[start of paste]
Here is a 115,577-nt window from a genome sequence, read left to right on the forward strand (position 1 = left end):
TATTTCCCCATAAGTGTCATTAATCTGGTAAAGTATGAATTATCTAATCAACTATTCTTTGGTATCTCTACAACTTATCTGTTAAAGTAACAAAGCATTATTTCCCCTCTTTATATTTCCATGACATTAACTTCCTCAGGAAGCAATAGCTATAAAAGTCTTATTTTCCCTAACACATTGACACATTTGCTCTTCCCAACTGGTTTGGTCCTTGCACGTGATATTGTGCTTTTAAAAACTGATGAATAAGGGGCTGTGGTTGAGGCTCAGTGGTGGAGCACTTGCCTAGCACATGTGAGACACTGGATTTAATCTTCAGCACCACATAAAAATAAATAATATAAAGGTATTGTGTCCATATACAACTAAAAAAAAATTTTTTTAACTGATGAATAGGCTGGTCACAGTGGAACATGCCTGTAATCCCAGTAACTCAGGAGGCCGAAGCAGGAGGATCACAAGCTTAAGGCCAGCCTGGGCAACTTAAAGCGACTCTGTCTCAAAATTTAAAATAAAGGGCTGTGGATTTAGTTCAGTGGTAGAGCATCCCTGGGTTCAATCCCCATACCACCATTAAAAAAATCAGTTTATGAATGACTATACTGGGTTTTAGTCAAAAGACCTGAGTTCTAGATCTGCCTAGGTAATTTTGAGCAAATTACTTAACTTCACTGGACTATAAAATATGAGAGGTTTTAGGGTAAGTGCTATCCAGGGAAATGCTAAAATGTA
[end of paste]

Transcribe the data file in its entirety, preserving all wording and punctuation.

Here is a 115,577-nt window from a genome sequence, read left to right on the forward strand (position 1 = left end):
TATTTCCCCATAAGTGTCATTAATCTGGTAAAGTATGAATTATCTAATCAACTATTCTTTGGTATCTCTACAACTTATCTGTTAAAGTAACAAAGCATTATTTCCCCTCTTTATATTTCCATGACATTAACTTCCTCAGGAAGCAATAGCTATAAAAGTCTTATTTTCCCTAACACATTGACACATTTGCTCTTCCCAACTGGTTTGGTCCTTGCACGTGATATTGTGCTTTTAAAAACTGATGAATAAGGGGCTGTGGTTGAGGCTCAGTGGTGGAGCACTTGCCTAGCACATGTGAGACACTGGATTTAATCTTCAGCACCACATAAAAATAAATAATATAAAGGTATTGTGTCCATATACAACTAAAAAAAAATTTTTTTAACTGATGAATAGGCTGGTCACAGTGGAACATGCCTGTAATCCCAGTAACTCAGGAGGCCGAAGCAGGAGGATCACAAGCTTAAGGCCAGCCTGGGCAACTTAAAGCGACTCTGTCTCAAAATTTAAAATAAAGGGCTGTGGATTTAGTTCAGTGGTAGAGCATCCCTGGGTTCAATCCCCATACCACCATTAAAAAAATCAGTTTATGAATGACTATACTGGGTTTTAGTCAAAAGACCTGAGTTCTAGATCTGCCTAGGTAATTTTGAGCAAATTACTTAACTTCACTGGACTATAAAATATGAGAGGTTTTAGGGTAAGTGCTATCCAGGGAAATGCTAAAATGTA